Inhospitable. Dangerous. Inhumane. Abysmal. Uncomfortable. All of these are words used by the ASPCA and the Humane Society of the United States to describe a modern swine farm. I’m here to tell you that none of these words describe the truth.
“At just two to three weeks old, piglets are removed from their mothers and placed in large, windowless sheds without fresh air, sunlight or outdoor access. Their pens are too small and crowded for adequate movement and exercise. Ammonia fumes rise to dangerous, uncomfortable levels due to the pigs’ waste.” This excerpt is from an ASPCA article.
The above depiction is not the case of most pig farms in the United States. A lot of them have some sort of natural light, either through curtains or windows. Air flow from the outside is also required to make sure that ammonia fumes or anything else does not build up. In colder climates this is done by pulling air from attics. In warmer climates the air is pulled through cool cells (like radiators) to cool it down. This is a necessity to help keep the pigs comfortable.
Raising pigs indoors allows feed and water to be monitored and protects them from disease and predators. Pens are cleaned usually every day to keep the pigs clean and further prevent disease. As for the pens being overly crowded pigs are naturally social, so they enjoy being in a large group.
Most swine farms are extremely biosecure to further protect the pigs. Visitors have to shower in and out and any tools must be cleaned before entering the facility. Farmers truly care about their animals or they would not go to such extreme lengths to keep them safe and healthy.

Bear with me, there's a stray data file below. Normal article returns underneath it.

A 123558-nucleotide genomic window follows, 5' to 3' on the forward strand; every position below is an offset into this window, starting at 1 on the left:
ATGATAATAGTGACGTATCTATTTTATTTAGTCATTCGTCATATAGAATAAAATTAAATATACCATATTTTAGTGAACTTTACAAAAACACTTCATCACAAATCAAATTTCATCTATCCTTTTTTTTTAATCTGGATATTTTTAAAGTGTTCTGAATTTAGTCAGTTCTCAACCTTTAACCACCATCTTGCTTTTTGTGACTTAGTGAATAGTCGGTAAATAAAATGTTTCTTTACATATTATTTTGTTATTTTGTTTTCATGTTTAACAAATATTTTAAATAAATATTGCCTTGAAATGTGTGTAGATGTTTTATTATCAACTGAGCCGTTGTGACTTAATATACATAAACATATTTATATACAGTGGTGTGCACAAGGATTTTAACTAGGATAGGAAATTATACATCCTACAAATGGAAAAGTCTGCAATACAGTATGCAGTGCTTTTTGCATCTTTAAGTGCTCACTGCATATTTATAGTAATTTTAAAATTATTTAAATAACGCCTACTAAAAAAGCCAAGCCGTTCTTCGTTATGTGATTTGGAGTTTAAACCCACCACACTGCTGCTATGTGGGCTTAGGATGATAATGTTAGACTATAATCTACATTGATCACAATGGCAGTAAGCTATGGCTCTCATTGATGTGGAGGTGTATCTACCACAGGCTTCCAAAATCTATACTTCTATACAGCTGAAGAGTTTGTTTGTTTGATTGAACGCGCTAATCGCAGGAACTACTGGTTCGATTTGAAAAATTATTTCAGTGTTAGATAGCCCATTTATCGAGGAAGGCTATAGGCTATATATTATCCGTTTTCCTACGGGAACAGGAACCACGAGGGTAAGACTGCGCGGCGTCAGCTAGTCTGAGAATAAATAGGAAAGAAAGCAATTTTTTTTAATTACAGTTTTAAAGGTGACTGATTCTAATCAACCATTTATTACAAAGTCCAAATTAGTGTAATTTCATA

ASPCA also goes on to say that pigs are castrated and have their tails docked with no painkillers. That is the truth, but the part they are leaving out is that both of these things are done within 10 days of birth, so the nerve endings have not fully developed.The tails are docked because when left alone, pigs will bite, chew and gnaw on each others tails causing pain and infections.
Here is a video that features an Ohio pig farm and shows you exactly what pigs at their farm go through every day. You may think they changed their behaviors and cleaned their facility for the video, but that is not the case. Stalls on most farms are cleaned every day and pigs are interacted with every single day.
If you google pig/swine farming, some disturbing things come up and reading/watching the horrible things online about pig farming is upsetting to a lot of people. But realize that those depictions are not #RealPigFarming. #RealPigFarming is a social group that unites pig farmers, academics, youth, veterinarians and allied industry members to discuss how modern pork production really works. Check them out on Facebook, Instagram and Twitter. Remember if you ever have questions about how animals are raised or how crops are grown, be sure to ask a farmer!